This review was originally written for The Public Review.


A TV sits in the middle of the stage with an arc of cushion surrounding it like a children’s sleepover party. On the screen, there is a simply drawn circle that begins a series of stylistic illustrations by Serge Seidlitz which is animated by Thomas Eccleshare, who also performs. Based on the 14th Century Middle English poem Pearl, the story is about memories and grieving, getting over loss and moving on. The symptoms of the depression is set out at first and it leads us gently to the cause, presented with a whimsical sense of humour.

The performance is led by the animation which crosses over to Eccleshare’s silent act with some interesting use of the audience. Some of the he action flows in and out of the animation and plays with flexibility and boundary of the medium. There is a distinctively lo-fi and nostalgic feel to the production with the use of VHS and CRT television that also reflects on the animation itself. The whole piece evokes the feeling of a lullaby with its soothing and gentle music accompanying the performance. The tempo is ponderous in parts and while some of the repetitiveness mirrors the way memories operate, it feels a little over used at times. The overall atmosphere is well maintained but the sense of grief is diluted by some of the cleverness of the show.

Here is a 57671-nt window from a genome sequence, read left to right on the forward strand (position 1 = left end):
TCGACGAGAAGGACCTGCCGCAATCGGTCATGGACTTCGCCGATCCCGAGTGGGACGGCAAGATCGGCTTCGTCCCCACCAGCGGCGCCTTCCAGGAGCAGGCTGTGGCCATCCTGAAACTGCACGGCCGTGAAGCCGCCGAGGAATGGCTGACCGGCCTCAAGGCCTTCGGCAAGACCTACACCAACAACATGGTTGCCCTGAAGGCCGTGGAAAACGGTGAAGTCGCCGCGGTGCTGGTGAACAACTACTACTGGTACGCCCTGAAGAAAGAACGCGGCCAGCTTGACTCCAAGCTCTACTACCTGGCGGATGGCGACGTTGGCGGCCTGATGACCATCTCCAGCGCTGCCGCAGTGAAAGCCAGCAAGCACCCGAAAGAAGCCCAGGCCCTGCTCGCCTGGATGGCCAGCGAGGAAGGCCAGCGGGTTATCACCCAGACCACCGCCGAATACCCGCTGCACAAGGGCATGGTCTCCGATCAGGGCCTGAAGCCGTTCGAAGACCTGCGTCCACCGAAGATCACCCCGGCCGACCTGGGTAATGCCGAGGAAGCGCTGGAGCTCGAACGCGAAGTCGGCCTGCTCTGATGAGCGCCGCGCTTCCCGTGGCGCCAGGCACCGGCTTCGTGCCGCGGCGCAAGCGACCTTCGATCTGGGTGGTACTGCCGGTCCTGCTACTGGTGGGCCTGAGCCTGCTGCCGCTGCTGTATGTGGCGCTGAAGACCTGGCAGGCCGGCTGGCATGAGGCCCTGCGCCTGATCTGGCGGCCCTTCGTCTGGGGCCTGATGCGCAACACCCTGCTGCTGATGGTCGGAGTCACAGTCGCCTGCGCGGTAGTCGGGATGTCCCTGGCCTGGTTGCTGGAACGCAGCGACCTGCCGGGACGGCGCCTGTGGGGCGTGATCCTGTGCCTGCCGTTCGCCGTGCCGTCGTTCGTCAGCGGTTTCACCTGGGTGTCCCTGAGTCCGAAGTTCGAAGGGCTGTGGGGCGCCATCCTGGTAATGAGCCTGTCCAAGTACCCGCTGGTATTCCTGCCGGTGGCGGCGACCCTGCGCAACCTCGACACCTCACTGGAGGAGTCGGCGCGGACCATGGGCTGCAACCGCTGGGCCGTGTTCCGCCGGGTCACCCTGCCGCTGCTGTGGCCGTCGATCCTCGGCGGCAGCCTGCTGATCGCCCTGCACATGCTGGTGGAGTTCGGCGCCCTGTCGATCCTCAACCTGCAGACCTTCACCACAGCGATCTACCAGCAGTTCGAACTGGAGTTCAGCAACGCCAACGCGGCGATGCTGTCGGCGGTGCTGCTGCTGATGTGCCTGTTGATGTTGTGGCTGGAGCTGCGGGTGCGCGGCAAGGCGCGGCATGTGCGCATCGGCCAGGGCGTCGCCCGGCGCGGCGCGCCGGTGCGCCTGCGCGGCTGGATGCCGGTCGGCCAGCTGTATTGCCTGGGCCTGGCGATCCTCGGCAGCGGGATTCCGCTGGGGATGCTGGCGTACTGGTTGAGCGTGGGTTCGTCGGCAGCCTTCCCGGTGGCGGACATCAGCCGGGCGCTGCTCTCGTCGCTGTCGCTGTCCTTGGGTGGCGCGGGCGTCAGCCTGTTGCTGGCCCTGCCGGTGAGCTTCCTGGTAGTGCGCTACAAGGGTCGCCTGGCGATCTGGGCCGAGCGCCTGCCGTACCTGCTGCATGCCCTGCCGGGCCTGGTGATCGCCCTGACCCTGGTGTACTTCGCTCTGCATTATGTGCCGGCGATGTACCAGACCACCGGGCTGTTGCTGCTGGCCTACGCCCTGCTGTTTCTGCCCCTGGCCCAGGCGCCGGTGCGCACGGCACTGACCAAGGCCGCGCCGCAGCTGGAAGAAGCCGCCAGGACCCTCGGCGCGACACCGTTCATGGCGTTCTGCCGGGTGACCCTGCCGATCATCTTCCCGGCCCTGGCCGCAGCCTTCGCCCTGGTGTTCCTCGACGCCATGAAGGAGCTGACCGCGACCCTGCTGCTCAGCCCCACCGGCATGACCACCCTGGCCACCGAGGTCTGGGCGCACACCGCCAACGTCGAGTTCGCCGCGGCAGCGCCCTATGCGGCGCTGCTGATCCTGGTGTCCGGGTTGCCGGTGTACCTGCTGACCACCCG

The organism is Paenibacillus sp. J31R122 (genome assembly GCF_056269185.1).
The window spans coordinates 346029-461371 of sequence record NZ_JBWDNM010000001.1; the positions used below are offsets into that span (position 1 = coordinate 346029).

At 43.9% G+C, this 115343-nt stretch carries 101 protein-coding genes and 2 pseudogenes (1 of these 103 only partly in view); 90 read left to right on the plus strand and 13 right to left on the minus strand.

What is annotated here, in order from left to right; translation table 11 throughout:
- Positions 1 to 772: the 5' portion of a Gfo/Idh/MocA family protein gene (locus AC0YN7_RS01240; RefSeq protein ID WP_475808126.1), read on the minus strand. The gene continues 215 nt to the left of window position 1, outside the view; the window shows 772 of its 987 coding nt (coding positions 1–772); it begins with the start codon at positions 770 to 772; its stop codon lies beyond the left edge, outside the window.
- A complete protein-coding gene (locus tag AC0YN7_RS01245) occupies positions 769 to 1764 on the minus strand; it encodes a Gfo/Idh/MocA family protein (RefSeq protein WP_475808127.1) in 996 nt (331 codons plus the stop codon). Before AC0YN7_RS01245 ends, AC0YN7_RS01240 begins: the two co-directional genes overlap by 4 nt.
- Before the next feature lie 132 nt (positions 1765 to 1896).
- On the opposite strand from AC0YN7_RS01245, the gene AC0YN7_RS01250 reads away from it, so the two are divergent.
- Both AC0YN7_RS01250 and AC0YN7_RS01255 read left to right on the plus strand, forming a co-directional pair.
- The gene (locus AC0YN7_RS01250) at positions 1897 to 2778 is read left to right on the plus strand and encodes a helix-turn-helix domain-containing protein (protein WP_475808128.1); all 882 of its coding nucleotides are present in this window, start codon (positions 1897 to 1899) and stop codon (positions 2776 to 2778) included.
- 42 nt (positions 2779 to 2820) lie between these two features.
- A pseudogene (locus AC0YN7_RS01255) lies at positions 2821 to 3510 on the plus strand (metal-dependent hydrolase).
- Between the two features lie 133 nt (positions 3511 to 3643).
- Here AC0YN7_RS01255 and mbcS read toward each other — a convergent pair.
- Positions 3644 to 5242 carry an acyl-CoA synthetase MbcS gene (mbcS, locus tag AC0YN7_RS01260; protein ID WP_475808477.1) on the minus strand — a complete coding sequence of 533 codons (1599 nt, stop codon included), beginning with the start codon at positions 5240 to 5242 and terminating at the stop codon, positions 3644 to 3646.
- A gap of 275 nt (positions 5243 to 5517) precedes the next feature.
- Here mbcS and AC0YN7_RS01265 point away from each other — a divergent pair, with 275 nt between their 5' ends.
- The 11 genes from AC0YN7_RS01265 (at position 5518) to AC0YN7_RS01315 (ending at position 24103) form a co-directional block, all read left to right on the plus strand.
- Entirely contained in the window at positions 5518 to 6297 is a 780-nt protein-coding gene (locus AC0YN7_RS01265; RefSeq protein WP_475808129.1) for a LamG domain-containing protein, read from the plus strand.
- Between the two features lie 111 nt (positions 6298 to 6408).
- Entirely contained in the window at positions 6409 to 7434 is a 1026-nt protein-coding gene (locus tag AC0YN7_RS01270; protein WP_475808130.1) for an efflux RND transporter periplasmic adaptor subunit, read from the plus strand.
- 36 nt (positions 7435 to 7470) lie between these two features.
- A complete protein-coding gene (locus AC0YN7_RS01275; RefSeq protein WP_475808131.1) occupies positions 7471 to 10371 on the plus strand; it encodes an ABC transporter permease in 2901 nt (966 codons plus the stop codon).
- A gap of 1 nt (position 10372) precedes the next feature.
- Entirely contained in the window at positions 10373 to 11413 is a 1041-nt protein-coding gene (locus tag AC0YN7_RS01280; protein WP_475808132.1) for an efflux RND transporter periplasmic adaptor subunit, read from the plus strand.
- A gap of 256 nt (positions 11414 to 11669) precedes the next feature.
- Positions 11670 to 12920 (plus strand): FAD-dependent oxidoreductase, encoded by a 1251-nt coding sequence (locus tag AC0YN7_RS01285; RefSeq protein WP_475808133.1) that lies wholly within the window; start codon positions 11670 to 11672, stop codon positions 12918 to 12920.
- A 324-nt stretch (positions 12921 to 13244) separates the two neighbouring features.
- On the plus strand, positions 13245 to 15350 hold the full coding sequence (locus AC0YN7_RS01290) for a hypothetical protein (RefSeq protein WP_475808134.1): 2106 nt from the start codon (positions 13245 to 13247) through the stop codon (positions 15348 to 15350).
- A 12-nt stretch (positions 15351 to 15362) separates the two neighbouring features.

Eccleshare is a charming performer and has created a very likable piece. The end is nicely concluded by a short extract from poem which this work is based. The style and overall tone of the production is distinctive and the beautiful tenderness and warmth lingers long after.


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